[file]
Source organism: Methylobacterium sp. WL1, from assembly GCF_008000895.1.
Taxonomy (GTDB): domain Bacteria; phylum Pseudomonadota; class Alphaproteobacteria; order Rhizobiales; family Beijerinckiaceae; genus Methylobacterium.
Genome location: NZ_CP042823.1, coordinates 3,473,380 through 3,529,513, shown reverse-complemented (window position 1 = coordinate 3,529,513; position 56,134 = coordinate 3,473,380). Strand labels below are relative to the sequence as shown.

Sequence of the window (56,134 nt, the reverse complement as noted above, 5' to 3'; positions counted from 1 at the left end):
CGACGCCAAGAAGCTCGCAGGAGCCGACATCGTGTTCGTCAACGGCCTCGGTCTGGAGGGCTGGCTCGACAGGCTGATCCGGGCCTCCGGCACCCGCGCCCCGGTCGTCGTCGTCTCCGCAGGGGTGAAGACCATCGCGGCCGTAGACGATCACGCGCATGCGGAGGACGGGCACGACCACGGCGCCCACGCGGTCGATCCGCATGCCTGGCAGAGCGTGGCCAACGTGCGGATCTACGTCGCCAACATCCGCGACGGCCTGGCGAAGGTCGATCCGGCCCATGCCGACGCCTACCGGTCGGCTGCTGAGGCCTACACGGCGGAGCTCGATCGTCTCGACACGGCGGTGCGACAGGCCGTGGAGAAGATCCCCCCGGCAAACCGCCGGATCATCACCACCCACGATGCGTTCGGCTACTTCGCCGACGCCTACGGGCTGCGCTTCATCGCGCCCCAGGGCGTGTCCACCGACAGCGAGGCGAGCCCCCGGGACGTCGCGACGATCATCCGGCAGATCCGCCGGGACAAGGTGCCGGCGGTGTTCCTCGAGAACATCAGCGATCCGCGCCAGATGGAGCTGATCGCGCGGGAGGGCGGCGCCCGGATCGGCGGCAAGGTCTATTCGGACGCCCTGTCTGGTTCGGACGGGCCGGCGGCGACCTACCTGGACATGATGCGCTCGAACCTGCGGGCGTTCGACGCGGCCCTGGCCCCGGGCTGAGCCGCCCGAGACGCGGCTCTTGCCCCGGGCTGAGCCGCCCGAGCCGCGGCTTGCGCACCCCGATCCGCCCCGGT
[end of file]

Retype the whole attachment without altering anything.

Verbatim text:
Source organism: Methylobacterium sp. WL1, from assembly GCF_008000895.1.
Taxonomy (GTDB): domain Bacteria; phylum Pseudomonadota; class Alphaproteobacteria; order Rhizobiales; family Beijerinckiaceae; genus Methylobacterium.
Genome location: NZ_CP042823.1, coordinates 3,473,380 through 3,529,513, shown reverse-complemented (window position 1 = coordinate 3,529,513; position 56,134 = coordinate 3,473,380). Strand labels below are relative to the sequence as shown.

Sequence of the window (56,134 nt, the reverse complement as noted above, 5' to 3'; positions counted from 1 at the left end):
CGACGCCAAGAAGCTCGCAGGAGCCGACATCGTGTTCGTCAACGGCCTCGGTCTGGAGGGCTGGCTCGACAGGCTGATCCGGGCCTCCGGCACCCGCGCCCCGGTCGTCGTCGTCTCCGCAGGGGTGAAGACCATCGCGGCCGTAGACGATCACGCGCATGCGGAGGACGGGCACGACCACGGCGCCCACGCGGTCGATCCGCATGCCTGGCAGAGCGTGGCCAACGTGCGGATCTACGTCGCCAACATCCGCGACGGCCTGGCGAAGGTCGATCCGGCCCATGCCGACGCCTACCGGTCGGCTGCTGAGGCCTACACGGCGGAGCTCGATCGTCTCGACACGGCGGTGCGACAGGCCGTGGAGAAGATCCCCCCGGCAAACCGCCGGATCATCACCACCCACGATGCGTTCGGCTACTTCGCCGACGCCTACGGGCTGCGCTTCATCGCGCCCCAGGGCGTGTCCACCGACAGCGAGGCGAGCCCCCGGGACGTCGCGACGATCATCCGGCAGATCCGCCGGGACAAGGTGCCGGCGGTGTTCCTCGAGAACATCAGCGATCCGCGCCAGATGGAGCTGATCGCGCGGGAGGGCGGCGCCCGGATCGGCGGCAAGGTCTATTCGGACGCCCTGTCTGGTTCGGACGGGCCGGCGGCGACCTACCTGGACATGATGCGCTCGAACCTGCGGGCGTTCGACGCGGCCCTGGCCCCGGGCTGAGCCGCCCGAGACGCGGCTCTTGCCCCGGGCTGAGCCGCCCGAGCCGCGGCTTGCGCACCCCGATCCGCCCCGGT